Walking lanes can also be cut for the deer. I like to direct the deer toward my shooting lanes by giving them an easy path to follow. But again, substantial trail clearing must be done long before the hunting season arrives or the deer will get wise.


As the season approaches, your "covert" scouting techniques should be telling you where the potential hotspots are. You'll discover the travel routes from feeding to bedding areas, and perhaps you'll also locate a good buck. Except for during the rut, those first weeks of the archery season offer your best opportunity to tag a bruiser. That's because he'll be following a movement pattern with more consistency than at any other time of year. That is, until someone gives him a reason to change.

That someone could be a farmer working his fields, loggers, hikers, other hunters - or you, if you're not careful. Now, here's the exception. If you find a good buck on a distinct pattern, it may be prudent to quickly put yourself in the "hot box" of activity before something does change. That, too, is hunting covertly because you pick a spot, move in silently and kill the buck before he realizes his domain has been invaded. Strike while the tracks are hot, so to speak.

More likely you'll spot a good buck once, or maybe twice if you're lucky. His movement pattern may be vague and unreliable, but being bold and reckless will get you into trouble. In that case, take care not to blast into his bedroom.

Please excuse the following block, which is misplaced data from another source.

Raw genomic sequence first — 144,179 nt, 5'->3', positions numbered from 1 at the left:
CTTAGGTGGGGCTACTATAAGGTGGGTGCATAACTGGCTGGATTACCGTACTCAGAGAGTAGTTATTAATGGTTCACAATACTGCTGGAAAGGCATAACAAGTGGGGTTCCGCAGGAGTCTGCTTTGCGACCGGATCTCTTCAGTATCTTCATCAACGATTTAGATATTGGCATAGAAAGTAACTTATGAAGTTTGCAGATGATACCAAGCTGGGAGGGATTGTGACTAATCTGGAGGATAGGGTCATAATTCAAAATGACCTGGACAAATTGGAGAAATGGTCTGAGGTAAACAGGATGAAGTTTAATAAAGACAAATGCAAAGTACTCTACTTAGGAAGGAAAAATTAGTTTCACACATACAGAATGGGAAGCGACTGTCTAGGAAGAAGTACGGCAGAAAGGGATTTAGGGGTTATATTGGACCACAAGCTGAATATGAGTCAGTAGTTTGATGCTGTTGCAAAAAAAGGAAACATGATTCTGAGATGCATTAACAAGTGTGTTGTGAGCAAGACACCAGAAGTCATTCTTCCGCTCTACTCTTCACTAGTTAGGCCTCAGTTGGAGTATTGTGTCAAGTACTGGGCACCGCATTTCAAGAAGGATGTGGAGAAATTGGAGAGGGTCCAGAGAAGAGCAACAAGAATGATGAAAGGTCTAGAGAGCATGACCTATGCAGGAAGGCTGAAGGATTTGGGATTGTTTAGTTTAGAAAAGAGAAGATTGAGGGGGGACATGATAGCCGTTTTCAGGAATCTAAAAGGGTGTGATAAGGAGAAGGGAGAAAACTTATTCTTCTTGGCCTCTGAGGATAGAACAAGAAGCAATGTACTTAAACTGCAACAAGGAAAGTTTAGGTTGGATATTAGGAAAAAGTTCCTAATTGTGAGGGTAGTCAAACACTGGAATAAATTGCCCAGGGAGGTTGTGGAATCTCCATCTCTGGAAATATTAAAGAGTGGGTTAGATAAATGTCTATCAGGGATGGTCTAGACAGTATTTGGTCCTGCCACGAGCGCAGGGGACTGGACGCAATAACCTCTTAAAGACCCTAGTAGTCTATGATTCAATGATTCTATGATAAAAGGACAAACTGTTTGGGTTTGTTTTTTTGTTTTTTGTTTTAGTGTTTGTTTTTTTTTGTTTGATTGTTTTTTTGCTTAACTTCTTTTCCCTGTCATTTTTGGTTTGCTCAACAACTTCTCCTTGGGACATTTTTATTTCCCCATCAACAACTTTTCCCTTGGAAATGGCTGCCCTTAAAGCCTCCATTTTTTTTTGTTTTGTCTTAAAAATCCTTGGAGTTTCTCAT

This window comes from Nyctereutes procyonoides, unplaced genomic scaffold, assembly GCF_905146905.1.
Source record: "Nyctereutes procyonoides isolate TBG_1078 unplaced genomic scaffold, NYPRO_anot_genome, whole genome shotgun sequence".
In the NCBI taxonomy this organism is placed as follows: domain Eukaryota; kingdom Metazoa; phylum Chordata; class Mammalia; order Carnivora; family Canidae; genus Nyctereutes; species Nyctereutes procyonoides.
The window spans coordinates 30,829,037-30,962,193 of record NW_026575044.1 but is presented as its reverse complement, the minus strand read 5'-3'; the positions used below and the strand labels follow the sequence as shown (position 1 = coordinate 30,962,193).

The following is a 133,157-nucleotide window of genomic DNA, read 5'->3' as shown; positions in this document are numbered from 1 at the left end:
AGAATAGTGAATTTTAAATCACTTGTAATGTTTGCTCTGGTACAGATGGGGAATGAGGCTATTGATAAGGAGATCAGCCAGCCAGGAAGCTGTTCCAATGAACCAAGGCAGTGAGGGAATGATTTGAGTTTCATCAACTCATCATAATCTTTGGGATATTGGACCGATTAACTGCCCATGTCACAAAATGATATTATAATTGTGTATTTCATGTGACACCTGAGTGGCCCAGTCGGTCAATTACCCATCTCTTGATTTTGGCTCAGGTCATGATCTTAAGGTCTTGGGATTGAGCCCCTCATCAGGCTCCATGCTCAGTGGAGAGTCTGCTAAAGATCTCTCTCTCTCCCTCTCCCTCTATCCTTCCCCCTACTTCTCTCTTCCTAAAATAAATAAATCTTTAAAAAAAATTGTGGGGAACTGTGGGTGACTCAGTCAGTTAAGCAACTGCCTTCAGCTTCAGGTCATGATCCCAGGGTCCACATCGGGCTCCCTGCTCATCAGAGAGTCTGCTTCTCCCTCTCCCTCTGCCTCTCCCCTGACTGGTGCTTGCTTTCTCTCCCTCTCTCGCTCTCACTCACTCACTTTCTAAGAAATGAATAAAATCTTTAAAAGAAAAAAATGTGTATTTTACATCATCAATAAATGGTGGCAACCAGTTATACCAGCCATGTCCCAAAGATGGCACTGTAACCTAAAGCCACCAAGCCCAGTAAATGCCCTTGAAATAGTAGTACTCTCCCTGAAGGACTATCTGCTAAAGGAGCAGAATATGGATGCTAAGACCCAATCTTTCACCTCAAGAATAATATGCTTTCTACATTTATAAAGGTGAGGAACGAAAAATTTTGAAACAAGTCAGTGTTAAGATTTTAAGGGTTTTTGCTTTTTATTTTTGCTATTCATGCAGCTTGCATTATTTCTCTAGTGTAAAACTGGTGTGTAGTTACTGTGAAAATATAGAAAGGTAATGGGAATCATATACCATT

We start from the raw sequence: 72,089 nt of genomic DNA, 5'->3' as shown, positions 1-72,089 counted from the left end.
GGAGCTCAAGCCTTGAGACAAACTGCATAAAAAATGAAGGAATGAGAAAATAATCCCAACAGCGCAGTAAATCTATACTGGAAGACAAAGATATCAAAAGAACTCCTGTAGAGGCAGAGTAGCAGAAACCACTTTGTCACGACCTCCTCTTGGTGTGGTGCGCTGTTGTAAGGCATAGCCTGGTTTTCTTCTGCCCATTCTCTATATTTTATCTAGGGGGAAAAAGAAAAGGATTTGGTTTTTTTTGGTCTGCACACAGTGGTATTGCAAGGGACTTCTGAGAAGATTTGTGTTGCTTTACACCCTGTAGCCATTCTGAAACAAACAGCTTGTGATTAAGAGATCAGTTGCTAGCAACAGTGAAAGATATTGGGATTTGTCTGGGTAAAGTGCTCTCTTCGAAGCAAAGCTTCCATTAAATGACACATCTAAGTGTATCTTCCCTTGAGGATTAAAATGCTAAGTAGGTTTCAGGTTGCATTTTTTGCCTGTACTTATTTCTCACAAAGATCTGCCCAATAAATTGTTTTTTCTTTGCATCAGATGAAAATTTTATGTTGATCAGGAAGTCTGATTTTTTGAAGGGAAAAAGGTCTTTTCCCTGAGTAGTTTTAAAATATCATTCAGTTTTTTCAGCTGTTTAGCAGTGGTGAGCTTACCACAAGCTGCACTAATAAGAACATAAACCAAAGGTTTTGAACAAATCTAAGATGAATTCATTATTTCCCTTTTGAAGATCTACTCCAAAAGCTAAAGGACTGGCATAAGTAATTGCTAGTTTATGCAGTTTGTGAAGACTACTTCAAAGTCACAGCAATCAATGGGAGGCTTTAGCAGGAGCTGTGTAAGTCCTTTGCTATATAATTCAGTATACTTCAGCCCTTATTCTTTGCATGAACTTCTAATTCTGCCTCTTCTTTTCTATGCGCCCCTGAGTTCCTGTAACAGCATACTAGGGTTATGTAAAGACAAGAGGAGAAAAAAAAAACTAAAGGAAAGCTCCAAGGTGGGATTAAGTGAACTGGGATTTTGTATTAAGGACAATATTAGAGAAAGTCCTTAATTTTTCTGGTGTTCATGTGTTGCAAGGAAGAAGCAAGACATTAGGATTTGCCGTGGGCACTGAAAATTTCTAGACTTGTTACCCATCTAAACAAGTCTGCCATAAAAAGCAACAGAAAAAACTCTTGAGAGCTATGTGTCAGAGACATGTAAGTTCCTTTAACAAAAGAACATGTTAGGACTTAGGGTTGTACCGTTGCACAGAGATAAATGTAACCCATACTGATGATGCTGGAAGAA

In fact, if you know there's a good buck in a particular area and you can't get a pattern on him, you might not want to hunt him at all - for now. I never go into that favorite tree stand location that I mentioned earlier until the rut. I know the largest bucks are nocturnal and I won't risk blowing them out of my woods early in the season. When the rut arrives, I can hunt that spot with reasonable hope that a dominant buck will cruise through. The point? Know when to turn it on and when to back off.


Covert hunting includes four absolute rules:

Rule No. 1: Never hunt when the wind is wrong, even by only a few degrees. It's tempting to take advantage of every opportunity to get away from work and hunt, but resist that temptation to go anyway. All it takes is one good close-range sniff and a mature buck will abandon not only his pattern of movement, but also the immediate vicinity - maybe for the entire season.